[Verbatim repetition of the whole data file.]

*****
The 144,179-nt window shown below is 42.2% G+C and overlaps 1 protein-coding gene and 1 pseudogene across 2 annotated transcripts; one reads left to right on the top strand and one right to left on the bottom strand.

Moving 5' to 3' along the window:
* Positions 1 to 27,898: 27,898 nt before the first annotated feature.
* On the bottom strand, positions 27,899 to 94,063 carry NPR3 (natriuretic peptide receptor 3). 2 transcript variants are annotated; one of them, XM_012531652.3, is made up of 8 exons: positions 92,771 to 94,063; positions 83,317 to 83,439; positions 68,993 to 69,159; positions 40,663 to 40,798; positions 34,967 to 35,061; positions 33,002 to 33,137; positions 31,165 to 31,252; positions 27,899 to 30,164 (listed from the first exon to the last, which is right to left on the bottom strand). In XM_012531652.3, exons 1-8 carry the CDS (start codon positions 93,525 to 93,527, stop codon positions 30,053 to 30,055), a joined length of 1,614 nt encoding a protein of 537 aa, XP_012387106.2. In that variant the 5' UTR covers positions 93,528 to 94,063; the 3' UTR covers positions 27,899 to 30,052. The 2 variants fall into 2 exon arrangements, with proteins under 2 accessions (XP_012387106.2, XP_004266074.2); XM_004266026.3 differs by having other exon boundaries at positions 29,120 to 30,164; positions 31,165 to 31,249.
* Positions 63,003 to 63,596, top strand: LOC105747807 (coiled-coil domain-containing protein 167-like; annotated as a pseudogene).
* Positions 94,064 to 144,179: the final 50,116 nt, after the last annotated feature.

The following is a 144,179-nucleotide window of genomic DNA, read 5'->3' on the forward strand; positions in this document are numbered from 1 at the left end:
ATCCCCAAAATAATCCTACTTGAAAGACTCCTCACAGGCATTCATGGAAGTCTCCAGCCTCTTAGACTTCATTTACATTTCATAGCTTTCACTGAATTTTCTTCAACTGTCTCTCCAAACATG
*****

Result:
The 144,179-nt window shown below is 42.2% G+C and overlaps 1 protein-coding gene and 1 pseudogene across 2 annotated transcripts; one reads left to right on the top strand and one right to left on the bottom strand.

Moving 5' to 3' along the window:
* Positions 1 to 27,898: 27,898 nt before the first annotated feature.
* On the bottom strand, positions 27,899 to 94,063 carry NPR3 (natriuretic peptide receptor 3). 2 transcript variants are annotated; one of them, XM_012531652.3, is made up of 8 exons: positions 92,771 to 94,063; positions 83,317 to 83,439; positions 68,993 to 69,159; positions 40,663 to 40,798; positions 34,967 to 35,061; positions 33,002 to 33,137; positions 31,165 to 31,252; positions 27,899 to 30,164 (listed from the first exon to the last, which is right to left on the bottom strand). In XM_012531652.3, exons 1-8 carry the CDS (start codon positions 93,525 to 93,527, stop codon positions 30,053 to 30,055), a joined length of 1,614 nt encoding a protein of 537 aa, XP_012387106.2. In that variant the 5' UTR covers positions 93,528 to 94,063; the 3' UTR covers positions 27,899 to 30,052. The 2 variants fall into 2 exon arrangements, with proteins under 2 accessions (XP_012387106.2, XP_004266074.2); XM_004266026.3 differs by having other exon boundaries at positions 29,120 to 30,164; positions 31,165 to 31,249.
* Positions 63,003 to 63,596, top strand: LOC105747807 (coiled-coil domain-containing protein 167-like; annotated as a pseudogene).
* Positions 94,064 to 144,179: the final 50,116 nt, after the last annotated feature.

The following is a 144,179-nucleotide window of genomic DNA, read 5'->3' on the forward strand; positions in this document are numbered from 1 at the left end:
ATCCCCAAAATAATCCTACTTGAAAGACTCCTCACAGGCATTCATGGAAGTCTCCAGCCTCTTAGACTTCATTTACATTTCATAGCTTTCACTGAATTTTCTTCAACTGTCTCTCCAAACATG